But buyer’s remorse strategy required the UK to fall into recession and it has not come remotely close to doing so. The economy’s performance has been lacklustre – especially in comparison with other major developed countries – but buyer’s remorse would have required the economy to contract sharply and for unemployment to rocket. Something equivalent to 2009 – when the economy shrank by more than 4% – might have done the trick. Instead of which the economy is growing slightly below its long-term trend and unemployment has fallen to a 42-year low. The absence of economic Armageddon has simply reinforced the lack of trust in expert forecasters.

The stickiest patch for the economy since the referendum was in the first half of 2017, when inflation rose sharply as a result of the depreciation of the pound triggered by the Brexit vote, and even then growth averaged 0.3% a quarter. Since then, things have picked up a bit and, with inflationary pressures abating activity, is likely to remain reasonably firm in 2018. Expectations for the global economy are being revised up and that will help UK exporters of both manufacturing goods and services. Some of the exuberance in stock markets is froth, but one thing can be said with confidence: 2018 is not going to be another 2009. The tide turned for the global economy around the time of the Brexit vote and the upswing will continue for some time yet.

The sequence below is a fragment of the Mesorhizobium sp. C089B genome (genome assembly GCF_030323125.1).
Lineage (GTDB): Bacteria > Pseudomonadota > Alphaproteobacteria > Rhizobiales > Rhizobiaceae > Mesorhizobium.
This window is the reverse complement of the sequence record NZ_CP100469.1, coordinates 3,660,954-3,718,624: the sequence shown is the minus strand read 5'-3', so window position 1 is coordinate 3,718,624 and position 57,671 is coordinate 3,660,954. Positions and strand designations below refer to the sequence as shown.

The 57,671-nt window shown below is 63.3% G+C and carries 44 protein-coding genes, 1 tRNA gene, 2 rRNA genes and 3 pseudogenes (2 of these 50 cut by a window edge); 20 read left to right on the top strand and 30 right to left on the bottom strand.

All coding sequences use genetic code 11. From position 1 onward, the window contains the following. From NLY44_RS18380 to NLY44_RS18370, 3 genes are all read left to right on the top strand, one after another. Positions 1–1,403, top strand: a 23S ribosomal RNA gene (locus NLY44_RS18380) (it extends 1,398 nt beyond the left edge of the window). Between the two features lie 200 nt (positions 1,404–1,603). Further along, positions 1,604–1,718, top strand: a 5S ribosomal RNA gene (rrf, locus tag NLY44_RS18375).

There are a few reasons for the changed mood. Prolonged stimulus in the form of record-low interest rates and the money-creation process known as quantitative easing has been one factor. Another has been the improved financial position of the banks. A third has been the natural rhythm of the business cycle, which means that even cautious firms have to start investing because their existing equipment packs up or becomes obsolete. For all these reasons, animal spirits started to revive. Firms that had made it through the Great Recession decided that things were going to get better rather than worse. They got fed up with being fed up.